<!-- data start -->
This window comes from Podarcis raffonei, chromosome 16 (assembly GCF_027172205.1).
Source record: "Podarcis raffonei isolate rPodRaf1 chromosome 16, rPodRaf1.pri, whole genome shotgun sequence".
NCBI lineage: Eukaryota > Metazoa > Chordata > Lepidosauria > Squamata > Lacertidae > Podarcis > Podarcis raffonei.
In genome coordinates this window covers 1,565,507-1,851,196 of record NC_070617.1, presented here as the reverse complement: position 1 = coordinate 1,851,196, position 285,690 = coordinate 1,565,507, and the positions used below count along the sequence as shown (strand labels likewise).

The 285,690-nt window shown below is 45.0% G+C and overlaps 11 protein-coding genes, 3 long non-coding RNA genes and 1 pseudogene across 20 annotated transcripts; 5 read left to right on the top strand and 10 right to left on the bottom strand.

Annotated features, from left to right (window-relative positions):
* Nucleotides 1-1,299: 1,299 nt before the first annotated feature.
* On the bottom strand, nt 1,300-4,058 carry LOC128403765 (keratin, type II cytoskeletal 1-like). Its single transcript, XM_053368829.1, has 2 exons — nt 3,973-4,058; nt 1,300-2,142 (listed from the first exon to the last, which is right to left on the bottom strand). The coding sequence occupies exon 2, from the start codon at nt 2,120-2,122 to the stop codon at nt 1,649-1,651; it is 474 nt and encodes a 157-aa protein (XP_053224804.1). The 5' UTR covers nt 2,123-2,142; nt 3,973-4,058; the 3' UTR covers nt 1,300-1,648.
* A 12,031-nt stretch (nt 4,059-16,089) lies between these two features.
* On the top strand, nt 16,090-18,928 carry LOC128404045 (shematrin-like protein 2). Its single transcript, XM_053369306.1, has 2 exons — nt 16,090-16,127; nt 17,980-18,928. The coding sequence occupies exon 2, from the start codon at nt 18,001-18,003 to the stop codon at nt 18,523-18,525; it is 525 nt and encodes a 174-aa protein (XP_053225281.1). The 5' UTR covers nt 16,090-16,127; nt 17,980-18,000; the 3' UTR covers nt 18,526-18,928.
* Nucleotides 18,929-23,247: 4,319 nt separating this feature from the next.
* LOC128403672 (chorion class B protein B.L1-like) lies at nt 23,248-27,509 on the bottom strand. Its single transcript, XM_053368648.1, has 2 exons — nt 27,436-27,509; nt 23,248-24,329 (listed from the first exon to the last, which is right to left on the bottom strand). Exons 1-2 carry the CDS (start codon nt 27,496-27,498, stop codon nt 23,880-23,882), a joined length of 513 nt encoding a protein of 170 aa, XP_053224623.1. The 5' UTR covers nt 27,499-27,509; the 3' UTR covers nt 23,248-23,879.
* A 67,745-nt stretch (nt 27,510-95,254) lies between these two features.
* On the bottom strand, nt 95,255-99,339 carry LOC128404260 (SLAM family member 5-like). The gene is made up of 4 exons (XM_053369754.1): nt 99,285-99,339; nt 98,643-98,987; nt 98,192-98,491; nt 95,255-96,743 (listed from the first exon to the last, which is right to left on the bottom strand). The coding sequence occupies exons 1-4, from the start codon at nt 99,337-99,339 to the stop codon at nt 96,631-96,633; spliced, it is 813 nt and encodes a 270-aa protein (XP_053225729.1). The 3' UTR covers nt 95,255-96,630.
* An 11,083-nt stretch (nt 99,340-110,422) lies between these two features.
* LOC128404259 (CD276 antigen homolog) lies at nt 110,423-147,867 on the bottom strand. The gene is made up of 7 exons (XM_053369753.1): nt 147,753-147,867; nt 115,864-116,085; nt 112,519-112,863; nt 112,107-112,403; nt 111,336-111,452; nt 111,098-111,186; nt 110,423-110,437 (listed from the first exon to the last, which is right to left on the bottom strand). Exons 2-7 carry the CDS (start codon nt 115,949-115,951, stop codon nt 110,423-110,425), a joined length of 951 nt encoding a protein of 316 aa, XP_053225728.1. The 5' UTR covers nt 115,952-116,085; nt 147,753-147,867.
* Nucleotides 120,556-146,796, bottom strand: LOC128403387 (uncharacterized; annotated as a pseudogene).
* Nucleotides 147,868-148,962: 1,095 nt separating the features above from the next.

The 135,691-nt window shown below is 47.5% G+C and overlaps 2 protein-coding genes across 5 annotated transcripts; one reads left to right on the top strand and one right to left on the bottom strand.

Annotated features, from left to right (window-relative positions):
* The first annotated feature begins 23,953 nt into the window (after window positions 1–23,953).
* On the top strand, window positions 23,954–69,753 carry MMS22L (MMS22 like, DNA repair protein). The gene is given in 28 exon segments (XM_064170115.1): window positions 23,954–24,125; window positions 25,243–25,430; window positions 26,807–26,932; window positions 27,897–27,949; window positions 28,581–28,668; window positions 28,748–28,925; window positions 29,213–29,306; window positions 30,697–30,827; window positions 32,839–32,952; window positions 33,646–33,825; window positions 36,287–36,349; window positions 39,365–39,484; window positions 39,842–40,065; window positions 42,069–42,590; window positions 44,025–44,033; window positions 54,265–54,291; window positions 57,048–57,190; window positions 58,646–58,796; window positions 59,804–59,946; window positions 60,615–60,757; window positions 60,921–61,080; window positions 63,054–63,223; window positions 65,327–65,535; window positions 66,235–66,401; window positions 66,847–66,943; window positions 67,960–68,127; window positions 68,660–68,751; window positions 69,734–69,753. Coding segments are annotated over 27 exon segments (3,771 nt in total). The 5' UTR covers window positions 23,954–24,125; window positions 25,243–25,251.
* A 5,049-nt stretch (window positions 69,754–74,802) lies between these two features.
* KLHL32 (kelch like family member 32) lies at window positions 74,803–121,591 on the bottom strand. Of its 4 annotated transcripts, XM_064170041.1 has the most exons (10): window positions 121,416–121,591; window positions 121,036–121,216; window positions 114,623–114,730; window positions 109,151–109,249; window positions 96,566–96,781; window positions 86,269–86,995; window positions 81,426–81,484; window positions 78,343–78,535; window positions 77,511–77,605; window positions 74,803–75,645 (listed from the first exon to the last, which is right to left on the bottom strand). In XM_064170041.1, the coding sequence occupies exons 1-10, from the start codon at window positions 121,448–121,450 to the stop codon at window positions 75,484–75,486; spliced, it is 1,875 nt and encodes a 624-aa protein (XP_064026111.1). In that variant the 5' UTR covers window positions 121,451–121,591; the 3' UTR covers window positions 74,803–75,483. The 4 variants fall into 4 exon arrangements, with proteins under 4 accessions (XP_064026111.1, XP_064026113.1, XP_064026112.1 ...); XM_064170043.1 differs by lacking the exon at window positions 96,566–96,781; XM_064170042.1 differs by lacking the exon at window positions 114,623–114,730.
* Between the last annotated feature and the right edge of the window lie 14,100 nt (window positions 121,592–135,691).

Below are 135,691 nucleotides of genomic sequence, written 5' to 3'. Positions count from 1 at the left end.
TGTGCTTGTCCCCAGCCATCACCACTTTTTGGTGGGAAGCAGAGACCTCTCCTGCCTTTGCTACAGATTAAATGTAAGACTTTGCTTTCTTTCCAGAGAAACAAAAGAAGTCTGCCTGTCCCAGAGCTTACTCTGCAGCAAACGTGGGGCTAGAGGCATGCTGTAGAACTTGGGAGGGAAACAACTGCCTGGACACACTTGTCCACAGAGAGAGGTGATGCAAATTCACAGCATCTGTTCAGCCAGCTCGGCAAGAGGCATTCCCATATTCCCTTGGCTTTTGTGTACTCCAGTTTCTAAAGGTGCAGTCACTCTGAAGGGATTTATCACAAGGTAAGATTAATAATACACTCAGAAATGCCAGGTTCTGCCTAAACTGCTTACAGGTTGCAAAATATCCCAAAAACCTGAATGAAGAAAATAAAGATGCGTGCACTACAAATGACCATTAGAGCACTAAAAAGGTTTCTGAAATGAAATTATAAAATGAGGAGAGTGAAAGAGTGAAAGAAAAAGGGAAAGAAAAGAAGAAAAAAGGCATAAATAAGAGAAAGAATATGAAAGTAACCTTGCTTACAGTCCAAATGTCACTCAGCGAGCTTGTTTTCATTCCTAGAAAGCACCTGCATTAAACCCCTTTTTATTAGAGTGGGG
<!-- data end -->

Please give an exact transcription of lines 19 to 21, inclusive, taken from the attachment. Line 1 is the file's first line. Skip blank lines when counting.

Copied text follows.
The 135,691-nt window shown below is 47.5% G+C and overlaps 2 protein-coding genes across 5 annotated transcripts; one reads left to right on the top strand and one right to left on the bottom strand.

Annotated features, from left to right (window-relative positions):
* The first annotated feature begins 23,953 nt into the window (after window positions 1–23,953).